Tirico also covered protests, particularly in the Minnesota communities that serve as a second home for Dumba. Dumba said he wishes he could be there to lend his support; in the meantime, Dumba praised J.T. Brown for helping others in the community.

Dumba noted that more Hockey Diversity Alliance announcements could come soon, so that’s exciting.

James O’Brien is a writer for Pro Hockey Talk on NBC Sports. Drop him a line at phtblog@nbcsports.com or follow him on Twitter @cyclelikesedins.

Aliu, Kane form Hockey Diversity Alliance ‘to eradicate racism and intolerance’

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A group of seven active and former NHL players announced the formation of the Hockey Diversity Alliance (HDA) on Monday. Akim Aliu and Evander Kane will serve as co-heads of an executive committee that also includes Trevor Daley, Matt Dumba, Wayne Simmonds, Chris Stewart, and Joel Ward.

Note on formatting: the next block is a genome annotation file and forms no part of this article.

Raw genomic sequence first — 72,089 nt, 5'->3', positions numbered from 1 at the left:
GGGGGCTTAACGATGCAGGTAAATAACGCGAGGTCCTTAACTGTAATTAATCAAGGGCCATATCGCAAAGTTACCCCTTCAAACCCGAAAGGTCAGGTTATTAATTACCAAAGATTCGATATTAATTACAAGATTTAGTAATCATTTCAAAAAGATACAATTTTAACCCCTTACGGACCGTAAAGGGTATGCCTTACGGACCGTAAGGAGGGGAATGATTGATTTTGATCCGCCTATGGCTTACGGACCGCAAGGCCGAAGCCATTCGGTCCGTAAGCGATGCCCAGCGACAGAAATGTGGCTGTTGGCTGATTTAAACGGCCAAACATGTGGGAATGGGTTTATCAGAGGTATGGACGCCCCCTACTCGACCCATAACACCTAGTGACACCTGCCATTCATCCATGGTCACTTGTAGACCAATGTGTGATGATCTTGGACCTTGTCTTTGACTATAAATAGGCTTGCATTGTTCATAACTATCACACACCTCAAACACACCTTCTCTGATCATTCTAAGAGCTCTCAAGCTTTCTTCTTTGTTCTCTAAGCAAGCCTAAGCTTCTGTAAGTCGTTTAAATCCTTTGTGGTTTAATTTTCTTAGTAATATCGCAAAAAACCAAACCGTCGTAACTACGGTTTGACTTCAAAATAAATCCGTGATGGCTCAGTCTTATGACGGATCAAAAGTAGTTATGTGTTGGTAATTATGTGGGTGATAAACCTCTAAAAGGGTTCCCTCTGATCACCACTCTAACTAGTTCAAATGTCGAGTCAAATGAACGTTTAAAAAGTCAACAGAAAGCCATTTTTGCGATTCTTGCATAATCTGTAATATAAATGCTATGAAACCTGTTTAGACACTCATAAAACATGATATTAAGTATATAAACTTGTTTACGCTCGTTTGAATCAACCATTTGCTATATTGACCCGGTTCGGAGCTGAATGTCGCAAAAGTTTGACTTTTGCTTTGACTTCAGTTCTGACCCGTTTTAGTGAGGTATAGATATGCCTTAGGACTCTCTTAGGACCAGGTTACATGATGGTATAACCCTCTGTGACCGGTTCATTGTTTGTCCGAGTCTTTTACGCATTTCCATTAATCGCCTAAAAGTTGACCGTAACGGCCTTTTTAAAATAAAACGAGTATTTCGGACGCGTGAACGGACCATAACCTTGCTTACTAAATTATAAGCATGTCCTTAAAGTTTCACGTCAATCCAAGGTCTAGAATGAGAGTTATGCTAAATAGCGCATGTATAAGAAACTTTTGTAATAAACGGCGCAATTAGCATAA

“Our mission is to eradicate racism and intolerance in hockey,” The Hockey Diversity Alliance wrote in their press release. “We will strive to be a force of positive change not only within our game of hockey, but also within society. Although we will be independent of the NHL, we are hopeful that we will work productively with the league to accomplish these important changes. We believe in the importance of accountability in developing inclusivity and diversity for all involved in our sport, including fans and the league office.”

Check out the release here.

(If you want the full text of the release, scroll to the bottom of this post.)

Promising goals, and maybe even more potential in the future?

Along with mapping out a broader goal of addressing racism in hockey (and society), the Hockey Diversity Alliance also shared goals about making the sport more accessible. Considering the costs of playing hockey at most levels, this is pretty exciting. The HDIA noted that they have a “charitable fiscal sponsor” to help boost such efforts.